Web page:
3. I think I got this tip from you, Scott…but I decided to only allow 12 images per portfolio type. When I want to post up a new image, one HAS to go…and trust me, it’s hard to do! I’m often tempted to say..”well, maybe I should make it 13″…..but in the end, my portfolios stay fresh and current and the “survival of the fittest” takes its natural course….

    1. You and Scott are so right about it being tough to prune I’ve found it difficult to separate the emotional attachment to an image from a reality-check view of the image. I think the “rule of 12” is a good one to follow.


  4. Wow… I was going over My Flickr and 500px earlier this week and having these same thoughts going over and over in my head. I looked through my work and it was tough to get past the emotional attachment to some of the images, or letting them go because they still had relevance and interest to draw people to my photos. I get a lot of entries to my stream from google searches and have millions of views, but in my mind I attribute the views to the number of items in my photo stream. They come in, and go through them and I get lots of views. But my mind was telling me one thing… They see the better stuff at the top and as they go back the stuff isn’t as good, and only goes down hill from there. I suspected folks would think less of my work and me as they delved deeper into the older stuff as Scott says. So I wanted to “prune” things out, but haven’t been able to get myself to do it yet. And now I find this article, reiterating my thoughts back to me. I think I will have to do it… It just makes too much sense… Thanks Scott for helping me truly see the light…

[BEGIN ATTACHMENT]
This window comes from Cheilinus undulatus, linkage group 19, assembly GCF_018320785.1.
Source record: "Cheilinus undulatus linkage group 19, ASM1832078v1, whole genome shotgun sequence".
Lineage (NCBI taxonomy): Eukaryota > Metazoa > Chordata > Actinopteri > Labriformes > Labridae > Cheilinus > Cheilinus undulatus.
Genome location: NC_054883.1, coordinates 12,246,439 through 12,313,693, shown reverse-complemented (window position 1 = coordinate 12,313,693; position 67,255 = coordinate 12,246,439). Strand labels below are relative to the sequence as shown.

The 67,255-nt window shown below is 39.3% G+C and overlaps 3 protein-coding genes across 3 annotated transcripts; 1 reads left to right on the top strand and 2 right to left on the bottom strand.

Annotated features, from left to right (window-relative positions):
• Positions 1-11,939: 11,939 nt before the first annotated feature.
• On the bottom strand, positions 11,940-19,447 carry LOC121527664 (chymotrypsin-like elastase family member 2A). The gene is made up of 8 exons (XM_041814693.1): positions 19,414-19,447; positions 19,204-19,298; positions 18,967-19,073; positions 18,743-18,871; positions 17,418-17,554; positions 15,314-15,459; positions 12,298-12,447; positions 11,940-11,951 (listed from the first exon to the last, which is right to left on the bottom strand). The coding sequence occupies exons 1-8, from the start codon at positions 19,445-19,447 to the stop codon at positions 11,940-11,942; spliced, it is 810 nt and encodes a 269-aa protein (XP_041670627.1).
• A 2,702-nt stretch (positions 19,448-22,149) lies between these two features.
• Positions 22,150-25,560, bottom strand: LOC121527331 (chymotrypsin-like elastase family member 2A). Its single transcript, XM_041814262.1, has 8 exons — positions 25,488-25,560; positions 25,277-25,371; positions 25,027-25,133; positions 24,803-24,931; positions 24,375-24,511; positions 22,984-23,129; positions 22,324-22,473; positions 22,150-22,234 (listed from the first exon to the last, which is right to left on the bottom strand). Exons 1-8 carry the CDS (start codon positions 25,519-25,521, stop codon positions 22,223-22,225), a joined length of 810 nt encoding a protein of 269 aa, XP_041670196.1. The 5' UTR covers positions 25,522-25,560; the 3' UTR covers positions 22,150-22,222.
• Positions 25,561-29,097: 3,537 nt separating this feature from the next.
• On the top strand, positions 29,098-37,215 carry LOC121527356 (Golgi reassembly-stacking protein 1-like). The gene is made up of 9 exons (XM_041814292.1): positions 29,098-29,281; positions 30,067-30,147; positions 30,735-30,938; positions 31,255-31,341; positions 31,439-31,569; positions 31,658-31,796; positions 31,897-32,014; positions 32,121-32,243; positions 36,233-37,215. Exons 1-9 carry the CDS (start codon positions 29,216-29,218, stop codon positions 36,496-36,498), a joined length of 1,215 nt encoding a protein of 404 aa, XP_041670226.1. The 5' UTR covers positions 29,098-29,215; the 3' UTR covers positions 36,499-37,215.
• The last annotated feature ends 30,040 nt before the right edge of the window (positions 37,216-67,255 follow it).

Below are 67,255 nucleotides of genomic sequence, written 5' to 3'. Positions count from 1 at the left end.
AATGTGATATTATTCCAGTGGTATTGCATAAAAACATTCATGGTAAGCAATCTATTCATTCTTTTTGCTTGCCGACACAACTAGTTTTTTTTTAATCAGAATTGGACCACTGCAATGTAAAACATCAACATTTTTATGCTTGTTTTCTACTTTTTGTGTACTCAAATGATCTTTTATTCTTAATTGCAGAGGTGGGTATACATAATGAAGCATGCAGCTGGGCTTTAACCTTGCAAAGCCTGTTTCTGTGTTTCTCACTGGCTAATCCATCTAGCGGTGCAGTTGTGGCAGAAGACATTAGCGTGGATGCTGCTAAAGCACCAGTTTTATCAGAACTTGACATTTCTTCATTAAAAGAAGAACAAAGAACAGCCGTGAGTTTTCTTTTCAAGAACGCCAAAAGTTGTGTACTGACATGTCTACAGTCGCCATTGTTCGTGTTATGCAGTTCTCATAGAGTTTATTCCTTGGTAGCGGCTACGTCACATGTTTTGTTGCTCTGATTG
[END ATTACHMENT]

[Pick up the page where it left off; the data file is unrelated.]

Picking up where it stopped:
1. Danny — it’s harder than most folks realize, but everyone who I’ve talked feels so much better after it’s done. It’s not easy making those tough class, but you’ll be glad you did, and people will think more of you as a photographer for it. :)

      1. Thanks Scott, Phase 1 (the easiest) is done. 2/3 of the stuff has been pruned away, now the hard part… Cutting the rest down to the finalists. Feel better already!

  5. Good advice Scott. I did a bit of this with 500px after I closed my “Awesome” account. I use 500px to showcase what I consider my “best” work. If the image doesn’t at least reach Popular status on 500px then it most likely shouldn’t be on any portfolio page.